Welcome back to Spatial Beats. Something big is happening with AI and wearables. AI is going to get intimate with us. The device could be your mobile phone, or a tiny pin on your lapel, or it’s a pendant on a chain around your neck. It will record your life, which could in turn be used to train the LLM on your habits and needs. It will annotate, summarize, transcribe, and playback your life. Clicking and dragging will become anachronistic. Voice is going to become the new search. Always on. Always waiting and ready for us to use it. Some devices will have a display, some will not. Last week, Meta showed us how that might work with its newly updated Ray-Ban audio smart glasses. Open AI and Jony Ive, who designed the iPhone, are talking to Softbank about investing a billion dollars in a new AI device described as “the iPhone of artificial intelligence.” Humane is launching its AI pin in November. They’ve raised over $230M.
The New ChatGPT Can “See and ‘Talk.” NYT tech reporter Kevin Roose took a deep dive into “Siri and steroids” and found it to be way more useful and natural than Siri and Alexa. You could get a recipe from showing it a picture of the contents of your fridge. Here’s the paywalled Times story.
Mr. Beast, Tom Hanks Deep Fakes Highlight The Growing Danger. A deep fake showed up on Twitter and TikTok, where they were undetected. Both were compelled to make statements. Mr. Beast wasn’t giving away two-dollar iPhones, and Tom Hanks was not selling dental insurance. To make matters worse, 4Chan just published directions for making political deep fakes and distributing them on social media. No link.
Lots of people are getting this deepfake scam ad of me… are social media platforms ready to handle the rise of AI deepfakes? This is a serious problem pic.twitter.com/llkhxswQSw
— MrBeast (@MrBeast) October 3, 2023
Design Platform Canva Adds GenAI, Including Animation from RunwayML. The graphic design giant just introduced Magic Studio which integrates Runway’s AI animation, enabling videos up to 18 seconds long. Canva also introduced Canva Shield, which provides security controls and indemnification for enterprises using AI. A $200 million fund was also set up to pay creators if their work is used to train Canva’s AI models. Canva competes with Adobe Firefly, which uses an AI model trained on Getty Images 37 M licensed photos.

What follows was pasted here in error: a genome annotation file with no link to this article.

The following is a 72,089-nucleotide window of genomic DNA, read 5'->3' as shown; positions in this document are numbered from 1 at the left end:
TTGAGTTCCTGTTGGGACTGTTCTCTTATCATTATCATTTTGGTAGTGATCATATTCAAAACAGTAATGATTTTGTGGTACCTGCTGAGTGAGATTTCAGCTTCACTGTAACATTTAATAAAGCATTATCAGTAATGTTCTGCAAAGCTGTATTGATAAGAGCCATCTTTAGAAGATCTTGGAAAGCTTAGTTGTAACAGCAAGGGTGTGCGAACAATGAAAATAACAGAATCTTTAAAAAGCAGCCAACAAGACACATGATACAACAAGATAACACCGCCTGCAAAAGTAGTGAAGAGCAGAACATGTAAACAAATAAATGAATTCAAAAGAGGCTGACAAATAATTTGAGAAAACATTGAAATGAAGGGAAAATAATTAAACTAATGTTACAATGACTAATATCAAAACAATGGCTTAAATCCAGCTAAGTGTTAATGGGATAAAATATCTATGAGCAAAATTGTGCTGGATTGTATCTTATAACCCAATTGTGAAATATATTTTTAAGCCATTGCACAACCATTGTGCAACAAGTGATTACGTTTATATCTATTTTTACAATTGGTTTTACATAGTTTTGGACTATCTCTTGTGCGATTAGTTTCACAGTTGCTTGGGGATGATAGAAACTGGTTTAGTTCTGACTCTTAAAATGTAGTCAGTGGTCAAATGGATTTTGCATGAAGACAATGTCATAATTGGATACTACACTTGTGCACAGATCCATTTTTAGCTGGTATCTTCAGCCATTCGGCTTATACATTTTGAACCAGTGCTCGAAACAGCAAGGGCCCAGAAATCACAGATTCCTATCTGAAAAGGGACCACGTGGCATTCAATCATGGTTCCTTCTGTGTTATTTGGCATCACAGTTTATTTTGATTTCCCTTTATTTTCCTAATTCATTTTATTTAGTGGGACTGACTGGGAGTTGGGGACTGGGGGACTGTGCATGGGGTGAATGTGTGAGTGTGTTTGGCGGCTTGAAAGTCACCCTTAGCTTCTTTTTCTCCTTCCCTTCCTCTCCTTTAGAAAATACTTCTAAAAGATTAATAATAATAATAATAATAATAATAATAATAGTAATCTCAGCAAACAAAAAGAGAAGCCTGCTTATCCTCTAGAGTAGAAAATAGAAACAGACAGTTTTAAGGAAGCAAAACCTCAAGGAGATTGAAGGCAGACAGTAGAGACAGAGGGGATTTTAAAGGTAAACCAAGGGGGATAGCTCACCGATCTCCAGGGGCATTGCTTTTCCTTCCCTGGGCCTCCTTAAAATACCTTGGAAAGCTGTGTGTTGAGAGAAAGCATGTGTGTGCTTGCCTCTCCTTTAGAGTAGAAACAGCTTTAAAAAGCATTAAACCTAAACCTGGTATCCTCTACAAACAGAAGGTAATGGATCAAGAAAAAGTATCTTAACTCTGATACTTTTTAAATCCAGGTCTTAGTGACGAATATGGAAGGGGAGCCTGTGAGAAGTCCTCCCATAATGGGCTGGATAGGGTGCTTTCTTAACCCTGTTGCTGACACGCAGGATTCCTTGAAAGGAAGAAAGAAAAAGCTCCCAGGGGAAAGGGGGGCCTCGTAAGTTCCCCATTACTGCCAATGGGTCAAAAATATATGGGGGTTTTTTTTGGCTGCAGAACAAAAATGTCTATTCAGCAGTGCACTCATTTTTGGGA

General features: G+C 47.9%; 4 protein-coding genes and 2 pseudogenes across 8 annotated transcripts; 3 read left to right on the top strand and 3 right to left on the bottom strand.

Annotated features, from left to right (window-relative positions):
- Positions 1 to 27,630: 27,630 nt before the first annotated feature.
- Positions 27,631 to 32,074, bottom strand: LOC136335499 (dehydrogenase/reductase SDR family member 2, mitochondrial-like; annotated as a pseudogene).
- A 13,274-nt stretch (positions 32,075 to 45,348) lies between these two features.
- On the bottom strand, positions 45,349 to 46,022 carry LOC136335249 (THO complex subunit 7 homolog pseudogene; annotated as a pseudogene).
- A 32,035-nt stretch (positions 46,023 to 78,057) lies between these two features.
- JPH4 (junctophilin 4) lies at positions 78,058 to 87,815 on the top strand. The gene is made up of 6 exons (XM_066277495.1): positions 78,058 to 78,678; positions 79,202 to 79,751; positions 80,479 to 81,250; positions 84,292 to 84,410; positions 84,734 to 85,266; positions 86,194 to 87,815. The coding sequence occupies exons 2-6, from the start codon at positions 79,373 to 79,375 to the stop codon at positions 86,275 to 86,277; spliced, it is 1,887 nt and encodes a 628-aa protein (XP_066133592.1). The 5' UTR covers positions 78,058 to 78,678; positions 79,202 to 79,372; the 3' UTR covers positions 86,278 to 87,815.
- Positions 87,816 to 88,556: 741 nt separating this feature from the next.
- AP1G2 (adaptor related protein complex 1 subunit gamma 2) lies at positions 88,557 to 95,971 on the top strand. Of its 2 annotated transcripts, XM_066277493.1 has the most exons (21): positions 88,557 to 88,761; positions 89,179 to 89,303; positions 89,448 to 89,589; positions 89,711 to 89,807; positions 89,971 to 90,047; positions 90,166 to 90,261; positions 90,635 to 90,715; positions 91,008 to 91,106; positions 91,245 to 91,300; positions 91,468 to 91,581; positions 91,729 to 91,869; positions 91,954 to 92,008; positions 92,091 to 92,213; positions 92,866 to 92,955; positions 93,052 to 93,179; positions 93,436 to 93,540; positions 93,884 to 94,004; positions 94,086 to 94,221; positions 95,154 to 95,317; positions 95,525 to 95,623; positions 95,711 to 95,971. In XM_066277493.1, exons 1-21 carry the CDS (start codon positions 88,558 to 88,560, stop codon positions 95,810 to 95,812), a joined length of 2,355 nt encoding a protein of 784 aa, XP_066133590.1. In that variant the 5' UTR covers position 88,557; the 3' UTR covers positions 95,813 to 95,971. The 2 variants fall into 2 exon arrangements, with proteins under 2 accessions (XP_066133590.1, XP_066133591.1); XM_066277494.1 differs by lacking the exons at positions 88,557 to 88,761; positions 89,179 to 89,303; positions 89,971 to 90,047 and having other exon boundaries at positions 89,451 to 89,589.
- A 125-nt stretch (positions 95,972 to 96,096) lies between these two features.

Meta Files Patent for Building Virtual Worlds with AI. This is something Alvin Graylin predicted at AWE in November 2021. Soon thereafter, in February 2022, Mark Zuckerberg demoed Meta’s ‘builder bot.’ In an email to Forbes in May 2023, a Meta spokesperson told me the bot was only a demo, not a project in development. This seems to contradict that. If average users are going to build the Metaverse they would need help from an app like this.
Animate Anything enables users to bring their own 3D models to life with a simple web interface. This may be inside baseball to many readers, but digital storytellers and game designers often struggle with animation. Indeed, video game companies have animation departments at work populating virtual worlds. Those animators probably don’t want to hear that Animate Anything’s platform allows devs without Maya and Blender experience to rig and animate humans, humanoids, robots and aliens, and all gaits and weights from the animal kingdom: plodders, paddlers, trotters, lopers and leapers, grippers and climbers.
Introducing FREE Grand Ave AR walking tour of downtown LA. It features over 45 AR activations placed throughout a 2-mile radius around Grand Avenue. Built by Hoverlay, Grand Ave Augmented features original art installations and virtual musical performances from more than 30 artists content creators, and partner organizations including the Music Center, LA Central Library, USBank Tower, CAL Edison Building, LA Opera, LA Phil, and Colburn School among others.
There’s a new text-to-video generative AI model, Moonvalley. The beta is free, for now. It allowed us to create the neat animation above. Not exactly what I was looking for from the prompt “Tired 1940s Journalist type working in a frenzy in a small but futuristic office cluttered with laptops, monitors, and extended reality headsets littering the desktop.” One the other hand, how cool is this? The Toronto startup is a 2018 Y Combinator grad. RunwayML and Pika Labs should be looking over their shoulders.
Meta CTO Andrew Bosworth on AR and AI. (Scott Stein/CNet)
Meta has Apple to thank for giving its annual VR conference added sizzle this year (Jonathan Vanian/CNBC)
Pass Through XR — 2010 Again? (Rony Abovitz/Medium)
John Carmak Wondering If MR’s Killer App Exists (Upload VR)
This Week in XR is also a podcast hosted by Paramount’s Futurist Ted Schilowitz, Magic Leap founder Rony Abovitz, and Charlie Fink, the author of this weekly column. You can find it on podcasting platforms Spotify, iTunes, and YouTube. Watch the latest episode below.
Charlie Fink is an author and futurist focused on spatial computing. See his books here. Spatial Beats contains insights and inputs from Fink’s collaborators including Paramount Pictures futurist Ted Shilowitz.